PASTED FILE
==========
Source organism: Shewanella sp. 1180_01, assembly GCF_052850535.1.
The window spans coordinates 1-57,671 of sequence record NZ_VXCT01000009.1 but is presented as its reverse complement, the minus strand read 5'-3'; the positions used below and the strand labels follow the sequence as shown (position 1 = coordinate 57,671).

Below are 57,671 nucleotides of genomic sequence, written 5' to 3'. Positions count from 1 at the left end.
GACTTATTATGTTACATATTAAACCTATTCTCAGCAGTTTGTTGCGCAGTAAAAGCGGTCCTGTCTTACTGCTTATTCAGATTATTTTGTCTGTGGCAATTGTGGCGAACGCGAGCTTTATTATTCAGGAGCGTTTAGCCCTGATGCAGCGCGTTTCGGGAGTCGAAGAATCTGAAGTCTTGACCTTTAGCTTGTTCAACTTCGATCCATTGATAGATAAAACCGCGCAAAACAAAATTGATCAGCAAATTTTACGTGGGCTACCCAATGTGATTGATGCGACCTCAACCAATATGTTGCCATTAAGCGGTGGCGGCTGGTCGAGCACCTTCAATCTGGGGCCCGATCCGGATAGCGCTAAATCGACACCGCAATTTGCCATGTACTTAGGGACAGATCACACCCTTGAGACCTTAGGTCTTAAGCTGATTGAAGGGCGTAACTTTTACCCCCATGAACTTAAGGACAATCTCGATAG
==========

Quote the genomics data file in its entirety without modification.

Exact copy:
Source organism: Shewanella sp. 1180_01, assembly GCF_052850535.1.
The window spans coordinates 1-57,671 of sequence record NZ_VXCT01000009.1 but is presented as its reverse complement, the minus strand read 5'-3'; the positions used below and the strand labels follow the sequence as shown (position 1 = coordinate 57,671).

Below are 57,671 nucleotides of genomic sequence, written 5' to 3'. Positions count from 1 at the left end.
GACTTATTATGTTACATATTAAACCTATTCTCAGCAGTTTGTTGCGCAGTAAAAGCGGTCCTGTCTTACTGCTTATTCAGATTATTTTGTCTGTGGCAATTGTGGCGAACGCGAGCTTTATTATTCAGGAGCGTTTAGCCCTGATGCAGCGCGTTTCGGGAGTCGAAGAATCTGAAGTCTTGACCTTTAGCTTGTTCAACTTCGATCCATTGATAGATAAAACCGCGCAAAACAAAATTGATCAGCAAATTTTACGTGGGCTACCCAATGTGATTGATGCGACCTCAACCAATATGTTGCCATTAAGCGGTGGCGGCTGGTCGAGCACCTTCAATCTGGGGCCCGATCCGGATAGCGCTAAATCGACACCGCAATTTGCCATGTACTTAGGGACAGATCACACCCTTGAGACCTTAGGTCTTAAGCTGATTGAAGGGCGTAACTTTTACCCCCATGAACTTAAGGACAATCTCGATAG